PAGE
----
Posts Tagged ‘jules verne’

Anything one man can imagine, other men can make real.” – Jules Verne

            “Energy rightly applied and directed will accomplish anything.” Nellie Bly’s motto.

This time last year I was traveling the Blue Ridge Parkway, and thankfully wasn't trying to set any records. I took eight days to drive the  scenic parkway's 469 miles. -- Photo by Pat Bean

This time last year I was traveling the Blue Ridge Parkway, and thankfully wasn’t trying to set any records. I took eight days to drive the scenic parkway’s 469 miles. — Photo by Pat Bean

Or 44 Hours and Six Minutes

Jules Verne believed, back in the early 1870s, that transportation had progressed to the point that a man could travel around the world in less than three months. His fictional character, Phileas Fogg, proved it – in the author’s classic novel, “Around the World in 80 Days,” which is one of my favorite travel books.

Nellie Bly as she began her record-setting 1889 around-the-world trip. -- Wikimedia photo

Nellie Bly as she began her record-setting 1889 around-the-world trip. — Wikimedia photo

In reality, in 1985, famed female reporter Nellie Bly, also known as Elizabeth Cochrane Seaman, put Fogg’s record to the test – and beat it. Her around the world adventure was accomplished in 72 days and six hours. Nellie’s one of my favorite travelers.

But Bly didn’t hold the record for long, and over the years the days dwindled to just hours for a complete circumvention of the globe. The record, as a passenger on scheduled airline flights, for the around-the-world trip, was set in 1980 by David Springbett. With the help of the supersonic Concorde, he made the trip in 44 hours and six minutes. The record still stands.

While I would love to follow in Fogg’s or Bly’s footsteps, Springbett’s is a bit too fast for me. There would be no time to enjoy the journey.

I’ve been thinking a lot lately about this around the world thing, perhaps because I’m caught up in reading the adventures of three 28-year-old New York career women who took a year off to travel the world. The book is called “The Lost Girls,” and it’s by Jennifer Baggett, Holly Corbett and Amanda Pressner.

If you’re into travel books by adventurous women, I’m sure you will like this one.

The Wondering-Wanderer's blog pick of the day.

The Wondering-Wanderer’s blog pick of the day.

Bean’s Pat: Ordinary People http://tinyurl.com/mcuwn5s They don’t exist.

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This was the first travel book I read. Do you remember your first. -- Photo courtesy Wikipedia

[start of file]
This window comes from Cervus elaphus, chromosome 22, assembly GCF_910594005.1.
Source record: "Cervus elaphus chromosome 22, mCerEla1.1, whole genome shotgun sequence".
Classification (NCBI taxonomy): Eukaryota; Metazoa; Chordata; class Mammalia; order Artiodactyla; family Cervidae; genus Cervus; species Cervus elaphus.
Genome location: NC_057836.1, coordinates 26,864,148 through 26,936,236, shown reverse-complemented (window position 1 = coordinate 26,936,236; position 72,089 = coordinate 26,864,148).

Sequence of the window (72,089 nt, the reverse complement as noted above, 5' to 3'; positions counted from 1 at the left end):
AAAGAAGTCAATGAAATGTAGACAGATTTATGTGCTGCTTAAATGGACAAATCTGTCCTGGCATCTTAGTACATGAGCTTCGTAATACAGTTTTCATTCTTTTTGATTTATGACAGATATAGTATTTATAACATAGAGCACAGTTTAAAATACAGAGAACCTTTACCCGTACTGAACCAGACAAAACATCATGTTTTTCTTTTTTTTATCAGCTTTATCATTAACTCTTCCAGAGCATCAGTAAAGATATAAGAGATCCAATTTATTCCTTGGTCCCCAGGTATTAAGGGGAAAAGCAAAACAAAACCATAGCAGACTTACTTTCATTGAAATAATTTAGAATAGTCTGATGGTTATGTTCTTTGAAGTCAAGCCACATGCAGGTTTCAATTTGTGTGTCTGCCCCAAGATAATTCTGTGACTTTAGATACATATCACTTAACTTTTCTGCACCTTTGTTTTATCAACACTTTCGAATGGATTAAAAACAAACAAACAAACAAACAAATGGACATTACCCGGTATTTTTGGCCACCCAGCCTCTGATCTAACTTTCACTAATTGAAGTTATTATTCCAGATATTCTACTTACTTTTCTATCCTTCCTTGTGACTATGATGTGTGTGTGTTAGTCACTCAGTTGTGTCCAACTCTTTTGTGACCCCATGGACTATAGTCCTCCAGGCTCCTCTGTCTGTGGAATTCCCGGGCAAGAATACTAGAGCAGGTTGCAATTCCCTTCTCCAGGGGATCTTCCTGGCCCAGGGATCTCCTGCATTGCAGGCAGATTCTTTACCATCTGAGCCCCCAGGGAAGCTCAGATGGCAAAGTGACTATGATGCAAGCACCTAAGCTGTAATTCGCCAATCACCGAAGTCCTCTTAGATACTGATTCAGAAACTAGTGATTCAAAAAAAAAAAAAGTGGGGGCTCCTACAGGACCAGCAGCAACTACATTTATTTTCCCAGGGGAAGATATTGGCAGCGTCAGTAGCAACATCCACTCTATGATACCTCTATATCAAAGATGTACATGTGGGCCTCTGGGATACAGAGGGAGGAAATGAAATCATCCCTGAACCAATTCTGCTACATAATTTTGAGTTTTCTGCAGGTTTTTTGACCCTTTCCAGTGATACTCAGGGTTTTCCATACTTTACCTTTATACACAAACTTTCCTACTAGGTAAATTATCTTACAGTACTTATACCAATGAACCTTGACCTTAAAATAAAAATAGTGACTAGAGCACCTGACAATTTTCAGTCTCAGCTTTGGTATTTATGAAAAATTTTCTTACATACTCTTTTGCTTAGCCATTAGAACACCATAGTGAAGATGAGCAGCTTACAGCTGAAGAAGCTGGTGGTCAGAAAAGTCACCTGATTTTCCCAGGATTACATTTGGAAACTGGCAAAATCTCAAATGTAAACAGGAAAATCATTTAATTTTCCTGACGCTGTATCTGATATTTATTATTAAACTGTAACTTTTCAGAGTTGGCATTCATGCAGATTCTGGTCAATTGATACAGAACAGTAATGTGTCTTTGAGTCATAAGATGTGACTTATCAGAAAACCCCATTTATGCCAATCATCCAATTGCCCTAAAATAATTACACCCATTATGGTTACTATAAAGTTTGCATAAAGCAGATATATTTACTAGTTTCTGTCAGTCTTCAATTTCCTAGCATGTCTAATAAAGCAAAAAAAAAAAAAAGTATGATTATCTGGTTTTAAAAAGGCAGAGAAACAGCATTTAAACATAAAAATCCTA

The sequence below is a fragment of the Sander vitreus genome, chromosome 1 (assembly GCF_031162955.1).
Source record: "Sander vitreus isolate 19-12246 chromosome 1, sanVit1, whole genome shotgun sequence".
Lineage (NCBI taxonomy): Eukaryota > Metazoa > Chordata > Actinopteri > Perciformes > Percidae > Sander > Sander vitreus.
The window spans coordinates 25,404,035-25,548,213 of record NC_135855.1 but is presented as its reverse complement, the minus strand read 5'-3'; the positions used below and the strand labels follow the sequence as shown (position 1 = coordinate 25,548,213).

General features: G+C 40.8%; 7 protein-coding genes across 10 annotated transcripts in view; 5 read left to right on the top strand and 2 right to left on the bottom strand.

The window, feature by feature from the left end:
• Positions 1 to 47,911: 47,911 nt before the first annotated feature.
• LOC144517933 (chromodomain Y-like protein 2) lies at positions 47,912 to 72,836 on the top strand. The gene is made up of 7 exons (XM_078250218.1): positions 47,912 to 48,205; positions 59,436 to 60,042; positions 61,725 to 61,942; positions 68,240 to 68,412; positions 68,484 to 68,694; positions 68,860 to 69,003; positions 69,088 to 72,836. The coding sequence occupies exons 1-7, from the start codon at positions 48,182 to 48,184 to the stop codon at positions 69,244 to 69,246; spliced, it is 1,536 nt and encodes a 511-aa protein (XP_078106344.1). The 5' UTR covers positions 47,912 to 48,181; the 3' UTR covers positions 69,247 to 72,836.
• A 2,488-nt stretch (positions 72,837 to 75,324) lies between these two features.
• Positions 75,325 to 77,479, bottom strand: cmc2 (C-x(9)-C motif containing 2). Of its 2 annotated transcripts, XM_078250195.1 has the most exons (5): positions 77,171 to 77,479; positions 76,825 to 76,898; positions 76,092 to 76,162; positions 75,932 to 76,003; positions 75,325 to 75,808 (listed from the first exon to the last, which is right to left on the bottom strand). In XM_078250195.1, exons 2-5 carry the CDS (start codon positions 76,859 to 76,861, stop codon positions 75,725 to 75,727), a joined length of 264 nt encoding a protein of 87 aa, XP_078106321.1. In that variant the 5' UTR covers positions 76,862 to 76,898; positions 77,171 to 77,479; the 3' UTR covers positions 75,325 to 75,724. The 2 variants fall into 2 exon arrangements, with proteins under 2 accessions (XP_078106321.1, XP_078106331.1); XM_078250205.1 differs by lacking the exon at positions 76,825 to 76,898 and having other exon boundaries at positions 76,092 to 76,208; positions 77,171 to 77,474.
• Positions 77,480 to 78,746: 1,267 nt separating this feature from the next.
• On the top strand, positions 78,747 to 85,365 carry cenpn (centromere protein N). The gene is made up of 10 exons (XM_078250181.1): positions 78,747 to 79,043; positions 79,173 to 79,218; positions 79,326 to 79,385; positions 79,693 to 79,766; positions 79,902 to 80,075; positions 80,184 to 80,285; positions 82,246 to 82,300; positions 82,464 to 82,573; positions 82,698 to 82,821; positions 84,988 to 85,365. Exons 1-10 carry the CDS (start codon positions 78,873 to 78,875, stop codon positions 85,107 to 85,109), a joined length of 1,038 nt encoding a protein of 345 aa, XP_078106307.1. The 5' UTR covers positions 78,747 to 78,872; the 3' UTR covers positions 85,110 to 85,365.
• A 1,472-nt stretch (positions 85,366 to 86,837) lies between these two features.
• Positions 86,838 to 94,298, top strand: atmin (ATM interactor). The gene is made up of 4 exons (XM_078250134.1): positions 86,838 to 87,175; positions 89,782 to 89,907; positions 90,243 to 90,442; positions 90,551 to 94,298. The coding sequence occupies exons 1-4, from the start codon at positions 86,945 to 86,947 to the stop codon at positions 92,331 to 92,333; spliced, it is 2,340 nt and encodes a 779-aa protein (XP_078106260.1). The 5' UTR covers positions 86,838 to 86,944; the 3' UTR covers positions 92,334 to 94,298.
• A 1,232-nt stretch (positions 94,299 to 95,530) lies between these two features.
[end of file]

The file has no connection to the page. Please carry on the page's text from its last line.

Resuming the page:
“I travel not to go anywhere, but to go. I travel for travel’s sake. The great affair is to move.” — Robert Louis Stevenson

Travels With Maggie

Osa Johnson wrote I Married Adventure the year after I was born. I think I was about 10 years old when I came across her book in the public library. It was the first travel book I ever read, and I was enthralled. From that moment on, I dreamed of having her kind of adventures.

It wasn’t until 2007 that I finally made it to Africa and went on a safari. Things had tremendously changed from Osa’s days, but at least I got to see wild lions and leopards and monkeys and elephants and all the other animals she wrote about in the book that captured my dreams. My great-grandchildren may not be so fortunate.

I’ve read hundreds of travel books since then. There’s always one by my bedside. Choosing just 10 to list here was difficult. I could easily have listed 10 different ones and been just as truthful. The ones I’ve chosen, however, have special meaning to me. I’ve just told you about the first. Here are the other nine – in no particular order.

Blue Highways by William Least Heat Moon. It was this book that was the role model for my present-day RV travels.

If your funny bone is like mine, this will tickle it.

On the Road

by Charles Kuralt. I was an upbeat journalist with a desire to travel. How could this book not be on my list?

Road Fever by Tim Cahill. I’ve read just about everything this crazy Montanan has written. I get his sense of humor.

The Snow Leopard by Peter Matthiessen. An author with a strong sense of conservation and the value of both the landscape and wildlife.

Dessert Solitaire by Edward Abbey. An irreverent writer who writes about the landscapes I’ve trod and who loves them as much as I do.

Into Thin Air by Jon Krakauer. One person’s account of an Everest expedition in which lives were lost, one of whom I had met and interviewed. His is not the only version of events but his writing can’t be faulted. I couldn’t stop reading.

Out of Africa by Isek Dineson. Once again my adventurous spirit is touched. I visited the home, now a museum, of Karen Blixen (alias Dineson) when I was in Africa.

John Steinbeck and Charley. Maggie and I are their counterparts but we don't follow in their wheel tracks. -- Photo courtesy of Wikipedia

 Around the World in 80 Days

by Jules Verne. Does a fictional book count as   a travel book? I vote that this one does.

Travels With Charley by John Steinbeck. When I first began planning my RV travels, I reread this book after a friend said Maggie and I were the female version of Steinbeck and Charley. I even toyed with the idea of retracing this great writer’s journey, but then wisely decided I needed to find my on path on the road.

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